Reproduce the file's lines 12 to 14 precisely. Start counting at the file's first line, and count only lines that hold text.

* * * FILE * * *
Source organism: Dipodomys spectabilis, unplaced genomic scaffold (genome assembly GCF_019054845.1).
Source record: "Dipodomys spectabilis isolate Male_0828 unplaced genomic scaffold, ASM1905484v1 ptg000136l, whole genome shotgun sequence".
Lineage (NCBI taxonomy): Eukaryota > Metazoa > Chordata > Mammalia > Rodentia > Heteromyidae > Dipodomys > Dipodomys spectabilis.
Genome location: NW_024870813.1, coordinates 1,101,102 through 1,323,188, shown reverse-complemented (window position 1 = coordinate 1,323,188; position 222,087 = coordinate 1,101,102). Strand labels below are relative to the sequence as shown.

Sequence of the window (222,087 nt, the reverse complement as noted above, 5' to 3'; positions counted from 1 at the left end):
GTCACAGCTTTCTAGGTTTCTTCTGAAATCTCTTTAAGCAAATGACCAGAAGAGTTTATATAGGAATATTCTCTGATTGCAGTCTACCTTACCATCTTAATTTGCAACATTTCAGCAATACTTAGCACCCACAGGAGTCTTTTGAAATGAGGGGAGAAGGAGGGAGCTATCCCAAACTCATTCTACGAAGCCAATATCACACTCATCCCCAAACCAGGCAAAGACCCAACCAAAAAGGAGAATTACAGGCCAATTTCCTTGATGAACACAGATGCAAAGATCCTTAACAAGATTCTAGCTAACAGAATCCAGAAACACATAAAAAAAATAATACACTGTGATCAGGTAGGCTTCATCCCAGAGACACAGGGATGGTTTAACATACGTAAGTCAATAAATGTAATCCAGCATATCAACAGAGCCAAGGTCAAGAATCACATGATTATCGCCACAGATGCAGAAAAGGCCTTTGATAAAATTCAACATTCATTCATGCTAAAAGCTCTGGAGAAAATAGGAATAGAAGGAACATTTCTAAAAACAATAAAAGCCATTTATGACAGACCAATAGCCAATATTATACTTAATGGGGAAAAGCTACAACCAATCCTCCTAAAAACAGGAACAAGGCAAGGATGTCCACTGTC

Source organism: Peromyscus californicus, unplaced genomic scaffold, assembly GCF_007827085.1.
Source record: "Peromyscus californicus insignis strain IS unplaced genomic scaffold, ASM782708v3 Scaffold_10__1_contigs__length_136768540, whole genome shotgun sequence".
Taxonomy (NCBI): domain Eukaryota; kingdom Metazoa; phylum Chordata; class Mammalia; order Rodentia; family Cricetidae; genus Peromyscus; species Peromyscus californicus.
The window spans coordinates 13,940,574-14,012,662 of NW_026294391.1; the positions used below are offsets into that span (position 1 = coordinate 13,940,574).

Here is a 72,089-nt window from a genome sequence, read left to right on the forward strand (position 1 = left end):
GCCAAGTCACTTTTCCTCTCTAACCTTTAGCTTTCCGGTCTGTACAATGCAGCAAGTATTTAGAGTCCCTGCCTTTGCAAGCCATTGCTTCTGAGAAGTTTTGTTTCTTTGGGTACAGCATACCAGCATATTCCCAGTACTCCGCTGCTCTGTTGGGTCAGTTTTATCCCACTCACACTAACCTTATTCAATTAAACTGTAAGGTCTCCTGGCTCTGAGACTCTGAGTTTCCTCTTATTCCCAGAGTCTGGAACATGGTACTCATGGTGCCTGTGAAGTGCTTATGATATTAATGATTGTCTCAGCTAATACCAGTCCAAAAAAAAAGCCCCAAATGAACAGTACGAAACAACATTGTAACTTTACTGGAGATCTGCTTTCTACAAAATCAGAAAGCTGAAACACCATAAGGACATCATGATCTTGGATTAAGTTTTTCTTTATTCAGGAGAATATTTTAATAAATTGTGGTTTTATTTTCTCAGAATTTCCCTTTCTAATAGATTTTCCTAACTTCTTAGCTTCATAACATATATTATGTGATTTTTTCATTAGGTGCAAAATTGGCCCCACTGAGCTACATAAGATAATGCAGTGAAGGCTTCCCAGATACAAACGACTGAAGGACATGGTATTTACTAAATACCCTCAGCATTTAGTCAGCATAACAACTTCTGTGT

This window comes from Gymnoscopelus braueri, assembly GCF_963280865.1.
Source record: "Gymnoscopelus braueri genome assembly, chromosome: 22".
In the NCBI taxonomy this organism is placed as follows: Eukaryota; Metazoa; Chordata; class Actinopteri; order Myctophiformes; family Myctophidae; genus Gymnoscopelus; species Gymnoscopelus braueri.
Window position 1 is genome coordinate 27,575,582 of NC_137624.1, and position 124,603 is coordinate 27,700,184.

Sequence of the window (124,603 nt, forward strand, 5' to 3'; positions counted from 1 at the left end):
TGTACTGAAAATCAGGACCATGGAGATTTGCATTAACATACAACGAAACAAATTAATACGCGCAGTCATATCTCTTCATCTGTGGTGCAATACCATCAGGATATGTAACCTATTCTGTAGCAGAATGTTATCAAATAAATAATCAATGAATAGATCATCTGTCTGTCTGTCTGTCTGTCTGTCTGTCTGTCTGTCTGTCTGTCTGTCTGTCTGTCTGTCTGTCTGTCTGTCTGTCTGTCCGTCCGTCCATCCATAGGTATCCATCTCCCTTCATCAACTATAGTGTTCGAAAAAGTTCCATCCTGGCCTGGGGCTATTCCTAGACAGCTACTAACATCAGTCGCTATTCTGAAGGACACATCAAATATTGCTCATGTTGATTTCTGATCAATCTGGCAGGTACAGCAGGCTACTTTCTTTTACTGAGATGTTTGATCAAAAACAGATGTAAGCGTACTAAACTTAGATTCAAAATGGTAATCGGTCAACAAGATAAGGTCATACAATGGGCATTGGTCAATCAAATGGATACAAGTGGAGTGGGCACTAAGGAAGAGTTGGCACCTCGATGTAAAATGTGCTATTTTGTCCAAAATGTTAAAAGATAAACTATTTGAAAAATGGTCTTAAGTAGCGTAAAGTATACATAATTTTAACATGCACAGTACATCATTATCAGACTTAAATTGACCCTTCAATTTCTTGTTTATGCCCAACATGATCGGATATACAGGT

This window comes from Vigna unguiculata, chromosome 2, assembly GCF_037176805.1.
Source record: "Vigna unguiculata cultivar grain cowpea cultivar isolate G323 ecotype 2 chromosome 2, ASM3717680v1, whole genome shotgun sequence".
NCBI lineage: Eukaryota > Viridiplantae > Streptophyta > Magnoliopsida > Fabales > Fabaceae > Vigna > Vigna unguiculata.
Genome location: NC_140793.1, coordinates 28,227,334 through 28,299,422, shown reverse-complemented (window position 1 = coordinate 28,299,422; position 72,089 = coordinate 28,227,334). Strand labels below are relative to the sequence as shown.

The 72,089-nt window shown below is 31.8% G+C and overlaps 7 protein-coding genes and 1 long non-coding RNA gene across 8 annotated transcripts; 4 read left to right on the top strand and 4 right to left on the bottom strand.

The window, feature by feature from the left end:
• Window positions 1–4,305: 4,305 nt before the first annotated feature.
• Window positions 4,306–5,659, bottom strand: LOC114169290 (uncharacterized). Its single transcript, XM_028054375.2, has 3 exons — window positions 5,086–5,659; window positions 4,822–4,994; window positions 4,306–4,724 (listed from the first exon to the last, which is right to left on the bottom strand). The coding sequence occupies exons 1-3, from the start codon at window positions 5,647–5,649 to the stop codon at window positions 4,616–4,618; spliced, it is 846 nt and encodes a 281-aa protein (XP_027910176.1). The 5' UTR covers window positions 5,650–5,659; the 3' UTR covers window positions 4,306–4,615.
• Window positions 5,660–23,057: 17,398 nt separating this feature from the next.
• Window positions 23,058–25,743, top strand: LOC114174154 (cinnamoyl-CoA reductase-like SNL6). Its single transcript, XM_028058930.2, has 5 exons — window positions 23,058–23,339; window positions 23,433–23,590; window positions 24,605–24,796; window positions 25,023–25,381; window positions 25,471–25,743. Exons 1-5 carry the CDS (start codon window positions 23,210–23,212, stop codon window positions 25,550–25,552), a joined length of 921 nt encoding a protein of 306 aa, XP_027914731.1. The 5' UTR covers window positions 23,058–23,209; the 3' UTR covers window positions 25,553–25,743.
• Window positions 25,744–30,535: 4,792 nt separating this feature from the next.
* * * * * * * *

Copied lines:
GCCAAGTCACTTTTCCTCTCTAACCTTTAGCTTTCCGGTCTGTACAATGCAGCAAGTATTTAGAGTCCCTGCCTTTGCAAGCCATTGCTTCTGAGAAGTTTTGTTTCTTTGGGTACAGCATACCAGCATATTCCCAGTACTCCGCTGCTCTGTTGGGTCAGTTTTATCCCACTCACACTAACCTTATTCAATTAAACTGTAAGGTCTCCTGGCTCTGAGACTCTGAGTTTCCTCTTATTCCCAGAGTCTGGAACATGGTACTCATGGTGCCTGTGAAGTGCTTATGATATTAATGATTGTCTCAGCTAATACCAGTCCAAAAAAAAAGCCCCAAATGAACAGTACGAAACAACATTGTAACTTTACTGGAGATCTGCTTTCTACAAAATCAGAAAGCTGAAACACCATAAGGACATCATGATCTTGGATTAAGTTTTTCTTTATTCAGGAGAATATTTTAATAAATTGTGGTTTTATTTTCTCAGAATTTCCCTTTCTAATAGATTTTCCTAACTTCTTAGCTTCATAACATATATTATGTGATTTTTTCATTAGGTGCAAAATTGGCCCCACTGAGCTACATAAGATAATGCAGTGAAGGCTTCCCAGATACAAACGACTGAAGGACATGGTATTTACTAAATACCCTCAGCATTTAGTCAGCATAACAACTTCTGTGT

This window comes from Gymnoscopelus braueri, assembly GCF_963280865.1.
Source record: "Gymnoscopelus braueri genome assembly, chromosome: 22".